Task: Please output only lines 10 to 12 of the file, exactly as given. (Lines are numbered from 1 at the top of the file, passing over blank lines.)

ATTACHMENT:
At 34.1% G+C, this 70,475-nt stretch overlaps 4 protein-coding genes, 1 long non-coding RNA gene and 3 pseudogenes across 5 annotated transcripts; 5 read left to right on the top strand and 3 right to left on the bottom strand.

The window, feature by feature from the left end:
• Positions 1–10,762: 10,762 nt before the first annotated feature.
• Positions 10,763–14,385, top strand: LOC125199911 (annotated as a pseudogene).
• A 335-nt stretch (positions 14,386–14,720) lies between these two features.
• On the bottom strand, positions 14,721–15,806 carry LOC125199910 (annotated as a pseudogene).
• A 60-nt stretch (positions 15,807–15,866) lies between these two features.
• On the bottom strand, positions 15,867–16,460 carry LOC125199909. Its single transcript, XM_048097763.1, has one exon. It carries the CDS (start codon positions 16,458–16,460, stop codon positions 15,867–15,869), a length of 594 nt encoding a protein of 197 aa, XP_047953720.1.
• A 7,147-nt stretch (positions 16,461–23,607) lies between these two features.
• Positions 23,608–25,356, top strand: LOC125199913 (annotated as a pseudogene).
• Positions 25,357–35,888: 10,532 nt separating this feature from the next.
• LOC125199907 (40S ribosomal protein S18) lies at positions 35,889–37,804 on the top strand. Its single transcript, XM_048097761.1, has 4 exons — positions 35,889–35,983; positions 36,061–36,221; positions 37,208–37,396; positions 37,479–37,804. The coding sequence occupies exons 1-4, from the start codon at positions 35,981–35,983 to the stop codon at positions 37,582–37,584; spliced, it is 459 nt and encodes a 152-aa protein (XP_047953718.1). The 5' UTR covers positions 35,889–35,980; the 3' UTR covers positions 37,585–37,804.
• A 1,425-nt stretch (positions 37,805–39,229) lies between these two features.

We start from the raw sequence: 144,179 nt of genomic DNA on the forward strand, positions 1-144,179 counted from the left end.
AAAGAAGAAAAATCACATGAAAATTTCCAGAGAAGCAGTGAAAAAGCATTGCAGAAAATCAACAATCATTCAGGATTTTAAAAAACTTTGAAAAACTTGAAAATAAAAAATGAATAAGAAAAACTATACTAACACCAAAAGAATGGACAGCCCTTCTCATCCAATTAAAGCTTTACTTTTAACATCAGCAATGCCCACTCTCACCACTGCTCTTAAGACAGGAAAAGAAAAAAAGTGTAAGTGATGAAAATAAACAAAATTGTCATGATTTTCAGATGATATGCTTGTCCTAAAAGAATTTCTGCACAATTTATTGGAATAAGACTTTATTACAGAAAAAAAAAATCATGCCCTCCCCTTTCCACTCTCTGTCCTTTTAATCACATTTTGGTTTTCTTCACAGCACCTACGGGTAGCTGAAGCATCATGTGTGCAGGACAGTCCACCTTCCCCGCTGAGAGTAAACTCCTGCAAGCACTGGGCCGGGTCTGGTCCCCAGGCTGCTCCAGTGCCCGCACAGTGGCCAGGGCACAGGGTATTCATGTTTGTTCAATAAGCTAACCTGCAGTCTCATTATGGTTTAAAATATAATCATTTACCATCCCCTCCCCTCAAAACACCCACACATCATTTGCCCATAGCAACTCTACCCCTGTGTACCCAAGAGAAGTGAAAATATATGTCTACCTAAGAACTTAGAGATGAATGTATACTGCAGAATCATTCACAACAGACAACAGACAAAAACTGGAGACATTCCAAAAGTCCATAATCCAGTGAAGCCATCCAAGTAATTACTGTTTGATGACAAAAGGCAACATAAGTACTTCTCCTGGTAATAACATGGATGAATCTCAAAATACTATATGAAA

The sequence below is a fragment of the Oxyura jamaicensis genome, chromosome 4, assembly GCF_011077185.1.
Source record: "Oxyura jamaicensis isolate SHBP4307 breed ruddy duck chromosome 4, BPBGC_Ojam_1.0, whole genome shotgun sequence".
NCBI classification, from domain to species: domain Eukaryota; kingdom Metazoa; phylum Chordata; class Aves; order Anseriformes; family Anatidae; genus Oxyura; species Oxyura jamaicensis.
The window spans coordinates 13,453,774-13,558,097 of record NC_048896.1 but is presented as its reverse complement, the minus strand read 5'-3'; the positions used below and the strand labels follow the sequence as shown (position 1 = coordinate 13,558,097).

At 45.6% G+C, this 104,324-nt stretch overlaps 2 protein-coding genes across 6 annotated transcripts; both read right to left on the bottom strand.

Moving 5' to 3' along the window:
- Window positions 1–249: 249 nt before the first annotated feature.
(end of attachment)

• Positions 23,608–25,356, top strand: LOC125199913 (annotated as a pseudogene).
• Positions 25,357–35,888: 10,532 nt separating this feature from the next.
• LOC125199907 (40S ribosomal protein S18) lies at positions 35,889–37,804 on the top strand. Its single transcript, XM_048097761.1, has 4 exons — positions 35,889–35,983; positions 36,061–36,221; positions 37,208–37,396; positions 37,479–37,804. The coding sequence occupies exons 1-4, from the start codon at positions 35,981–35,983 to the stop codon at positions 37,582–37,584; spliced, it is 459 nt and encodes a 152-aa protein (XP_047953718.1). The 5' UTR covers positions 35,889–35,980; the 3' UTR covers positions 37,585–37,804.